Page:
By Christianne McCormick
August 12, 2022 (El Cajon) -- A new increased sales tax initiative was proposed during Tuesday night’s El Cajon city council meeting. If approved by voters on November 8, this measure would repeal proposition J, the half-cent sales tax enacted in 2008 to fund basic services, and replace it with a new one percent tax, or one cent per dollar.
The proposal passed unanimoulsly. Mayor Bill Wells joined with Councilmembers Gary Kendrick, Steve Goble, Phil Ortiz and Michelle Metschel to vote in favor of putting this initiative on the coming ballot.
Mayor Wells stated during the Council’s deliberations, “Throughout most of my political career I’ve been against every tax increase I’ve seen. I’ve never voted to raise taxes.” But ultimately, he decided to issue a yes vote. “No matter what happens we are going to get a political beating in the next 6 to 8 weeks. But ultimately our highest priority is to protect people.”
The new one-cent sale tax would remain locally controlled and generate about $24,000,000 annually according to the city. This new tax, if approved by voters, would augment funds for programs sought by residents, such as homeless intervention, removal of homeless encampments, hiring more police officials, fire and emergency services, and infrastructure for the city.
El Cajon’s current funding isn’t enough to maintain and expand upon various services, the city contends. The demand for better public services in the city of El Cajon is also disproportionate to its size. The city experiences a greater number of fire department calls per capita than surrounding cities. It also receives a higher number of crime reports per capita.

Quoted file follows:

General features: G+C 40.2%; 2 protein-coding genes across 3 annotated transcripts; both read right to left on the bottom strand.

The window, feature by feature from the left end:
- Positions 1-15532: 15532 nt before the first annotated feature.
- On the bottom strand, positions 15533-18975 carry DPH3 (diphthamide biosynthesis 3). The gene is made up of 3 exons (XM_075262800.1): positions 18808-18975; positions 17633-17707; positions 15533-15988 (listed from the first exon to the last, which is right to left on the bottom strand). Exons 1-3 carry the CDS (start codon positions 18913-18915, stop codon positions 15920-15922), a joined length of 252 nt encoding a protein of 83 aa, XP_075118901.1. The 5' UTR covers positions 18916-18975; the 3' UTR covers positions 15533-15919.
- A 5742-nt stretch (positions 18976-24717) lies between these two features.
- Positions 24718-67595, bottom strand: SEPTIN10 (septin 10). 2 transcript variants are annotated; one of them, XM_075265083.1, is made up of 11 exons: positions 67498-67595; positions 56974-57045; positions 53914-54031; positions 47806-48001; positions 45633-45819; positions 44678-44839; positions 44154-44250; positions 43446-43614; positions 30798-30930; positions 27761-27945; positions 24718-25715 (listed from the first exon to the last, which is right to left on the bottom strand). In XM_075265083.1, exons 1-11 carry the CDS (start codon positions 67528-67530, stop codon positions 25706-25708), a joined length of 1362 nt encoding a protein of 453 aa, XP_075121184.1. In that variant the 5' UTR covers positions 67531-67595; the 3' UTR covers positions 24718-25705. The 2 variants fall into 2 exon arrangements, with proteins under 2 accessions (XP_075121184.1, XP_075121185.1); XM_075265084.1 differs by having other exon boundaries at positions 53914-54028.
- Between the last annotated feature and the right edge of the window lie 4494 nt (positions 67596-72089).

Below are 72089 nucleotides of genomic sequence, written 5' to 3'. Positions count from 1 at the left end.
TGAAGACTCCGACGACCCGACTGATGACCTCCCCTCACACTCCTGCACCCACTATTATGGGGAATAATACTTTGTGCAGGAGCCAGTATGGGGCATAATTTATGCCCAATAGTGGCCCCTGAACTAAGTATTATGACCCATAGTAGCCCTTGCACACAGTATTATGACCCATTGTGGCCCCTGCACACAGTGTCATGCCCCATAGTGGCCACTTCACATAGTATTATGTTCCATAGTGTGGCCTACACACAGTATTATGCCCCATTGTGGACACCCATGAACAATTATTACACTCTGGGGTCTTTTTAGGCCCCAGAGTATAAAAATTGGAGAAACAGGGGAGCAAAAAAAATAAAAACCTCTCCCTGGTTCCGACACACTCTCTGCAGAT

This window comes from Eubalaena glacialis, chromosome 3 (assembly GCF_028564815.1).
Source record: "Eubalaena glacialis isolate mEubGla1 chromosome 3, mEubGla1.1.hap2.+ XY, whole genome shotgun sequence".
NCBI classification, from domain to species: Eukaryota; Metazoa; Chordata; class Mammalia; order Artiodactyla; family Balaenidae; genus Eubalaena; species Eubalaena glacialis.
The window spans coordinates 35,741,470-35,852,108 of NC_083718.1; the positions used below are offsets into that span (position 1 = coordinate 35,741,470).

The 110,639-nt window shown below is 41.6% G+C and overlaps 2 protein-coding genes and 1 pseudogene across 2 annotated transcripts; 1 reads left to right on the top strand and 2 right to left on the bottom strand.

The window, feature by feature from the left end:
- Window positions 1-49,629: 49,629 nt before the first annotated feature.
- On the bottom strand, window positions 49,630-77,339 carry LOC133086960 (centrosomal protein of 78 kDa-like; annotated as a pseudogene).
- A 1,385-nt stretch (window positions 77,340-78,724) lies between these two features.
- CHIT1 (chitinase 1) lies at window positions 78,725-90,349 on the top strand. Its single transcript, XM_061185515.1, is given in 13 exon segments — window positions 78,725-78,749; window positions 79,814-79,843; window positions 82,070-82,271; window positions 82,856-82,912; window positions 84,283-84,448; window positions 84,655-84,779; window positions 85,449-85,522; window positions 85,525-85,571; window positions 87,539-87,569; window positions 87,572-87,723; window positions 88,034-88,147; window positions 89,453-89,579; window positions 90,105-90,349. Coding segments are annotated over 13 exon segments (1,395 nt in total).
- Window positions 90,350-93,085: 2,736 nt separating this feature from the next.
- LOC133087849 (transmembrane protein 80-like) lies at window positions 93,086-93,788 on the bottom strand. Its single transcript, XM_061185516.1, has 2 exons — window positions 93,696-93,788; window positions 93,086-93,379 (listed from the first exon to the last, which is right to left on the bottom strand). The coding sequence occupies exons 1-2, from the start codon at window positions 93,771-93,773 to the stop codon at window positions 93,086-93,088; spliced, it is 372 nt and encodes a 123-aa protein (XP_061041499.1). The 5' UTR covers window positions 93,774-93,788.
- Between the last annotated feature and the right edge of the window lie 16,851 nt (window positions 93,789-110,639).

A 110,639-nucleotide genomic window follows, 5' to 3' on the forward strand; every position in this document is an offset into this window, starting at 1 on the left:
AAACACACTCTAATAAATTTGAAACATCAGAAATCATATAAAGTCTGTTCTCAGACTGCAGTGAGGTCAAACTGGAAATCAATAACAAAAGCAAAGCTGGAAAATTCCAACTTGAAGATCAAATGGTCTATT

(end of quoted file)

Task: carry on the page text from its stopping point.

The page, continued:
According to a city staff report, the City responds to an average of 2,667 calls per year per engine company. Neighboring cities average 1,828 calls per year per engine company. City Manager Graham Mitchell stated in the meeting that El Cajon has about 80% more fire emergency calls compared to the rest of the county.
An extension of Measure J would “maintain the status quo” according to the agenda item wording, and would not allow the city to expand on its needed services, so the city seeks to repeal and replace Measure J.
It currently generates about $12.5 million in yearly revenue. According to recent polls, El Cajon residents are interested in reducing the visibility of homelessness in the city while increasing public safety programs. Citizens polled have expressed that they would like an expansion of Measure J to include one cent per dollar spent to aid the demands of city services.
Probolsky Research conducted the polls. 400 El Cajon voters were surveyed. Party preference among those surveyed were 33.4% democrat, 34.1% Republican, and 30.3% non-partisan. 81% of participants stated that reducing homelessness is their top priorities as voters. Graham Mitchell, the city manager, stated that he was shocked by the results of the polls.
During the polling process the question ‘Under what conditions would you not support the new tax?’ was asked to see if city staff could collect information on possible opposing views from the public. They found that participants would not want to pay the tax if there was not any oversight according to Vince DiMaggio.